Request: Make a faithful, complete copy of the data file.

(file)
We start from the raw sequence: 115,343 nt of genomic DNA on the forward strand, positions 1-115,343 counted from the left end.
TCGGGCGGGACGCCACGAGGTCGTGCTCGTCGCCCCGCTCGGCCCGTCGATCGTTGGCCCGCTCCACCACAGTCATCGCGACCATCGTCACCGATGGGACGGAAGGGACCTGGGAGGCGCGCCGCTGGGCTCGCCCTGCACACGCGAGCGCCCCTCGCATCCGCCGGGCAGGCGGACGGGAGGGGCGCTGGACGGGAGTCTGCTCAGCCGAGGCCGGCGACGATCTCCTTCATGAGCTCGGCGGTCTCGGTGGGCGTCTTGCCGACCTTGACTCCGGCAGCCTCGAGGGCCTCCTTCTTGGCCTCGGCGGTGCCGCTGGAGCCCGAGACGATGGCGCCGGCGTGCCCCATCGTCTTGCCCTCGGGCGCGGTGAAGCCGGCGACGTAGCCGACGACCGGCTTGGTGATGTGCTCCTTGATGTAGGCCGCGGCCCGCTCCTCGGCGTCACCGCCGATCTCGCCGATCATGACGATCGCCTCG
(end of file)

We start from the raw sequence: 115,343 nt of genomic DNA on the forward strand, positions 1-115,343 counted from the left end.
TCGGGCGGGACGCCACGAGGTCGTGCTCGTCGCCCCGCTCGGCCCGTCGATCGTTGGCCCGCTCCACCACAGTCATCGCGACCATCGTCACCGATGGGACGGAAGGGACCTGGGAGGCGCGCCGCTGGGCTCGCCCTGCACACGCGAGCGCCCCTCGCATCCGCCGGGCAGGCGGACGGGAGGGGCGCTGGACGGGAGTCTGCTCAGCCGAGGCCGGCGACGATCTCCTTCATGAGCTCGGCGGTCTCGGTGGGCGTCTTGCCGACCTTGACTCCGGCAGCCTCGAGGGCCTCCTTCTTGGCCTCGGCGGTGCCGCTGGAGCCCGAGACGATGGCGCCGGCGTGCCCCATCGTCTTGCCCTCGGGCGCGGTGAAGCCGGCGACGTAGCCGACGACCGGCTTGGTGATGTGCTCCTTGATGTAGGCCGCGGCCCGCTCCTCGGCGTCACCGCCGATCTCGCCGATCATGACGATCGCCTCG